Wednesday, 9 February 2011

Paving the Way

There's two things that you must know about my day job:
1.  Occasionally I have to go away on business, as was the case last week and the last two days this week.  
2.  I can be really pedantic about air-ground ordnance.

Now this impacts the blog this week in two ways:
1.  I haven't done any painting so I need to put together a blog entry REALLY quickly with little material.
2.  Thankfully, my pedantic nature has seen me chopping up very small bombs to make very small CORRECT bombs.

A while ago I bought some Heroics and Ros aircraft; two Jaguars and two Harrier I.  Compared to H&R generally excellent helicopters, the jets are a little bit underwhelming.  One of the shortfalls is a lack of external stores.  Whilst my H&R Lynx AH.1 have separate TOW launchers the jets come surprisingly slick.
Heroics and Ros Jaguar (Left) and Harrier (Right)
To rectify this, I ordered GHQ's NATO Weapon Pack (reviewed by me over at the Mighty Miniatures blog).  The pack contains a wide variety of US air to ground munitions but non-NATO stores are painfully absent.  Most people won't care but the UK has some pretty unique weapons and it's the sort of detail that would slowly drive me bonkers.
More Weapons than the average South American air force
So, armed with a little inside knowledge, side clips and green stuff, I set about 'correcting' the stores.

First up, the Pack comes with three GBU-10 2000lb Pavway Laser Guided Bombs.  These would normally be seen under an A-6 Intruder or F-111 for the purpose of bringing down bridges.  They're not a likely sight under a CAS platform like the Jaguar and a 1960's vintage Harrier I wouldn't even get a pair off the ground!

However, back in the 80's the UK modified Paveway kits to fit to a UK 1000lb warhead.  Unlike the US, whom developed a series of sleek aerodynamic bomb bodies called the 'Mk-80' series, the UK still used squat WWII throwbacks that are a good deal shorter and a good deal wider.  Thankfully this meant our 1000lb wasn't too far off the diameter of a Mk-84 Bomb body and so the GBU-10 aerodynamics could be made to fit.  

A Jaguar GR Mk.1 with two Paveway II (UK)
The Paveway II (UK) was far more likely to be seen on a Jaguar than the GBU-10 and was used by the Harrier in the Falklands too.

So far so boring?  What this means is that its pretty easy to modify the GBU-10 in the pack to look superficially like a Paveway II (UK).  Firstly, I cut the pylon off the bomb body (wrong shape for a Jag).
Before and After!   As you can see I haven't cleaned the stores up at this point.
Next, I used a pair of side clips to cut away the tail off.  I then cut the bomb body back until it looked right (you could scale it off if you were REALLY an anorak) and stuck the tail back on.  Job done!  
Instant Paveway II (UK), just add side clips!
I'll paint the tail and seeker Brown Violet (providing I can get my pot back from Mike E) and the warhead Bronze Green with a Yellow stripe to denote HE (rather than the blue training warhead shown in the photo above).

Throwing on a few Sidewinder Rails (I pondered the idea of doing overwing rails but apparently that didn't appear until the '91 Gulf War so not correct for 1980's Cold war) left me with this:

Bombs are probably a bit TOO short now.  Ah well.
Rockets and Gun
So, what about the Harriers?  At this point I was all out of PGB so I decided to go for the classic rocket strafe look.
Nothing quite says "DIE!" like a four pod rocket salvo.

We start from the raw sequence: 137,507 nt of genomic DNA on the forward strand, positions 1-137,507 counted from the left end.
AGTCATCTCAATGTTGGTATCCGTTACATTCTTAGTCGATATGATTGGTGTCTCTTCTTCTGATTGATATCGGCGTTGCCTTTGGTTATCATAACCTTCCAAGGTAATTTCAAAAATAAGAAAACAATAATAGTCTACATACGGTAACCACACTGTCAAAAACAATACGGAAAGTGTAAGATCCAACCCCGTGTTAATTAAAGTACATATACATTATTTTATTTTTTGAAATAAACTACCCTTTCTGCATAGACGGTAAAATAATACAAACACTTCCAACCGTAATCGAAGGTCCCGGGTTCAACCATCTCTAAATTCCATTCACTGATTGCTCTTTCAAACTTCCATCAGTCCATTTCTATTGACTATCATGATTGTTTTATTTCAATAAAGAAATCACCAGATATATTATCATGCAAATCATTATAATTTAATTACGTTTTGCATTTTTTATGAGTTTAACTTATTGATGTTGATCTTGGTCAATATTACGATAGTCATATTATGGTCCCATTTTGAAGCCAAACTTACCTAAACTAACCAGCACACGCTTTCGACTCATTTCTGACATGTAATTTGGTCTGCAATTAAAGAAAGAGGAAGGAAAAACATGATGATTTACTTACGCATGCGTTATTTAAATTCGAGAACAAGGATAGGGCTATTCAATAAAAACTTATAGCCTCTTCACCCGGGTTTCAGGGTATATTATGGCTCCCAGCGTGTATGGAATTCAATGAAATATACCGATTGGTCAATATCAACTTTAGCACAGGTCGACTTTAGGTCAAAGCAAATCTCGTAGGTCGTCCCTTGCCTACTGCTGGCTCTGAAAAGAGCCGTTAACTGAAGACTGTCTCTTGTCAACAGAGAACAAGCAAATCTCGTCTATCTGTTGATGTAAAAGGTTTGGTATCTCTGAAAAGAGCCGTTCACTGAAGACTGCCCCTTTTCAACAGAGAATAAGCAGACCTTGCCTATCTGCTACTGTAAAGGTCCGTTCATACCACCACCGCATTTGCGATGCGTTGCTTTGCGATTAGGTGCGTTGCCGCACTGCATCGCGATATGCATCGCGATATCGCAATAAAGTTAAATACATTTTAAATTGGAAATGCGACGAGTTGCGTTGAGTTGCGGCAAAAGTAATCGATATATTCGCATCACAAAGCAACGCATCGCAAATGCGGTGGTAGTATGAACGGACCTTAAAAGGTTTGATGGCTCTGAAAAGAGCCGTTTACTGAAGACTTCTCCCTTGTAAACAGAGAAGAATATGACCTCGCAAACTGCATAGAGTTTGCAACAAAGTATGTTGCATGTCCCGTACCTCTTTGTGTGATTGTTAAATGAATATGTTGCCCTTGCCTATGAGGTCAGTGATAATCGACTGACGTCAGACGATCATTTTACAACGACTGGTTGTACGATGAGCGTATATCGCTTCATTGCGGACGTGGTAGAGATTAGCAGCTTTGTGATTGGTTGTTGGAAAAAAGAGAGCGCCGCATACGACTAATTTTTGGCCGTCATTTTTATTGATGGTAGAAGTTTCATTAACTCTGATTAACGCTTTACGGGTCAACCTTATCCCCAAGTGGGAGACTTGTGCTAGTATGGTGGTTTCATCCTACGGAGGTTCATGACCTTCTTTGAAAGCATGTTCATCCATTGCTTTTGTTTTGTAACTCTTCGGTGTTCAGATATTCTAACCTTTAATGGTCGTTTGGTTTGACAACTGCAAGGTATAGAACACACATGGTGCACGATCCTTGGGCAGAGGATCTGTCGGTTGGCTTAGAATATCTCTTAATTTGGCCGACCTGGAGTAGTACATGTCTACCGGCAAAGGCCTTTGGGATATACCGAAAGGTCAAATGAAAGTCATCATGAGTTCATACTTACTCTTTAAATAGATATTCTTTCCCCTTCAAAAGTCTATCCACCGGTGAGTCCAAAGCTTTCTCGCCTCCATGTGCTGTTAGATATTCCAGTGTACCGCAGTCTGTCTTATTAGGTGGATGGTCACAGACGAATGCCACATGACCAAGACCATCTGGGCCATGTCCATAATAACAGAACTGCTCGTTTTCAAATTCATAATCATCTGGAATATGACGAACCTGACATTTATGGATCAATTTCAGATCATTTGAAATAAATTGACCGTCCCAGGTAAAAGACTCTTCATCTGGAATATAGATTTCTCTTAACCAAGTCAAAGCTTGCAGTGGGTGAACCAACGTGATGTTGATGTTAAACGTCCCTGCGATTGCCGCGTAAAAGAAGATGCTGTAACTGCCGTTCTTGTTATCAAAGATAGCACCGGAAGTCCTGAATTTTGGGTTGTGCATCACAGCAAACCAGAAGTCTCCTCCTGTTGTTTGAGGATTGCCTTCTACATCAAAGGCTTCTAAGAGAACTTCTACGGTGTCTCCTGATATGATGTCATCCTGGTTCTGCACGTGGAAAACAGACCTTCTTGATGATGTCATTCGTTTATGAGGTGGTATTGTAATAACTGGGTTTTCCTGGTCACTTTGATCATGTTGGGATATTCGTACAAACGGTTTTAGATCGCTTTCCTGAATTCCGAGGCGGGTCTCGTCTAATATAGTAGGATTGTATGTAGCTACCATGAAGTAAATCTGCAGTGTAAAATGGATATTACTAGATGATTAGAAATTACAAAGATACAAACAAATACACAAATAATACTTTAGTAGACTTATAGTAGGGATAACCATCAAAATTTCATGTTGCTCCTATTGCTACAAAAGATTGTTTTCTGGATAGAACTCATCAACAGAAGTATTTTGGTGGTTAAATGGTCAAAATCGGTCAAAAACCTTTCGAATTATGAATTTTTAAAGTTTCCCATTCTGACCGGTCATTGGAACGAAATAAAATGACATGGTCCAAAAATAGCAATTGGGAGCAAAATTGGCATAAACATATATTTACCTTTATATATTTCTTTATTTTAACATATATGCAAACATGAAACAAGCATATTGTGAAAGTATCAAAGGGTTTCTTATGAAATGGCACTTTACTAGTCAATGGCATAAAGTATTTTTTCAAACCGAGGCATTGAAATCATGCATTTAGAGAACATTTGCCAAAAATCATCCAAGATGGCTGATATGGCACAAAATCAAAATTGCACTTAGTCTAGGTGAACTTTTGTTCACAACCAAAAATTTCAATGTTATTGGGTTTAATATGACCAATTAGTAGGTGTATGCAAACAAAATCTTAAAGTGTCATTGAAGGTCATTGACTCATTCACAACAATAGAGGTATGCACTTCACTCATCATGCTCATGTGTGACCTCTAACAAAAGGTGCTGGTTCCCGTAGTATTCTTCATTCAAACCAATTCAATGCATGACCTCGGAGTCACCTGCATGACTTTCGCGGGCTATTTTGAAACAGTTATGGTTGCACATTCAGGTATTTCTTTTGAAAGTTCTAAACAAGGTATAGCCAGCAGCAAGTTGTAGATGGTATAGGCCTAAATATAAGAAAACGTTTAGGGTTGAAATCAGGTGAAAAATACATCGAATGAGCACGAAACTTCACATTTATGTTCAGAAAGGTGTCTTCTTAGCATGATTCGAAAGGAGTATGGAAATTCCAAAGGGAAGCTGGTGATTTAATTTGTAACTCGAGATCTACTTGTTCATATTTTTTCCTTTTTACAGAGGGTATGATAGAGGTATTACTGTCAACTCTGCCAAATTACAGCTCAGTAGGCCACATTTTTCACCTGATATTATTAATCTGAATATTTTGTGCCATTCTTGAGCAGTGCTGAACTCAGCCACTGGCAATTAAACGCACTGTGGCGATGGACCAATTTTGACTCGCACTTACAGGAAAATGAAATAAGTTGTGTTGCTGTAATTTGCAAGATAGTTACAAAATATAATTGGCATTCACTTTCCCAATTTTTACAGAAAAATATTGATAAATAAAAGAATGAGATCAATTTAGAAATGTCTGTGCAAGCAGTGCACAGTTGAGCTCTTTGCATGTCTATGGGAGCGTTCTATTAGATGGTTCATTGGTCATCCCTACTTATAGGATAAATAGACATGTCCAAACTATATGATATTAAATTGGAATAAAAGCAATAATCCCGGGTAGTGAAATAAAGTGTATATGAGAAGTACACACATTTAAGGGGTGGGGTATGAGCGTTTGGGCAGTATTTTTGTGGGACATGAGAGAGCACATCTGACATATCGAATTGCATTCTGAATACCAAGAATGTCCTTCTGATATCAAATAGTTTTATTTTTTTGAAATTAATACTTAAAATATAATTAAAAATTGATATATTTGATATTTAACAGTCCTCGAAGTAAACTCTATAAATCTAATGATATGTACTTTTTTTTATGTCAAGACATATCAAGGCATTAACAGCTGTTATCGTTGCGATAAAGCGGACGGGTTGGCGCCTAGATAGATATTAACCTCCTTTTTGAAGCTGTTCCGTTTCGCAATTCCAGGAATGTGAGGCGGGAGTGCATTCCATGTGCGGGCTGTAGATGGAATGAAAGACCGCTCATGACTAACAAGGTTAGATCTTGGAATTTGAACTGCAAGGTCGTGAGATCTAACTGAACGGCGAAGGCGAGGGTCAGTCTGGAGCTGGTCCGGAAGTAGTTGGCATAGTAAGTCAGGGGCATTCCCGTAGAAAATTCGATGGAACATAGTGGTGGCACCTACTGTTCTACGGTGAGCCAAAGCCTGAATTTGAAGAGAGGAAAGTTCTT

The Weapons Pack comes with four Sparrow AAM which, frankly, aren't much use to me.  The shape is a pretty good match for a SNEB Rocket pod so I chopped it off just in front of the wings.  It's a little undersized but its good enough.

Finally, The H&R Harriers lack the Aden 30mm Cannon pods that were a regular feature on the Harrier I.
Trying to find a decent shot online was tricky but this website has some decent shots of a very nice scale model of the pod.

I mixed up some green stuff and put the rough shape onto the under fuselage, trying to use the Pegasus engine's nozzles to gauge the length.  I let this dry for about 30 minutes then used a sculping tool to and a wet finger to nudge the pods into a better shape.

First stab at the gun pods and one SNEB Rocket Pod under wing.

At this stage, the pods still need a bit of filing to remove some odd lumps and I need to add two blisters for the spent ammo chutes.

Future Work
At this point I still haven't started the gun pods of the second Harrier but it does have its SNEB pods.  I only had enough Sparrows to make four SNEB pods so right now both Harriers have empty inboard pylons.  Given a Harrier's short legs, maybe they punched off external tanks (always carried inboard) before they reached the table?
Another minor annoyance is that the nose is wrong on the H&R model.  The conical nose disappeared in the seventies when the GR3 upgrade added the 'Snoopy' nose containing a Marked Target Seeker.  I may cut the noses off and remodel as snoopies using green stuff.  Depends how brave I feel.

 The Second Jag lacks any stores beyond its Sidewinders.  The weapon pack contains US Cluster Bomb Units (CBU) which the Jag was cleared for use during the Gulf War.  It wouldn't be unreasonable to think that the Jag would have been similarly cleared as a prolonged Cold War conflict drew down UK stocks.  The only issue is that the CBU are all modeled mounted to a three round eject launcher (called a TER) so I'll need to try and carefully cut them off.

I'm working on the aircraft as and when as my priority is the ground vehicles and Infantry.  You should, however, see some more progress on these soon.

That's this weeks somewhat impromptu update.  Next week we'll be back to the ground war.


  1. I love me some Jaguars. I would stab a man for somebody to play micro scale armor with!

  2. To be fair, it's probably easier for me to put in my case than Flames of War is come Las Vegas 2012 ;)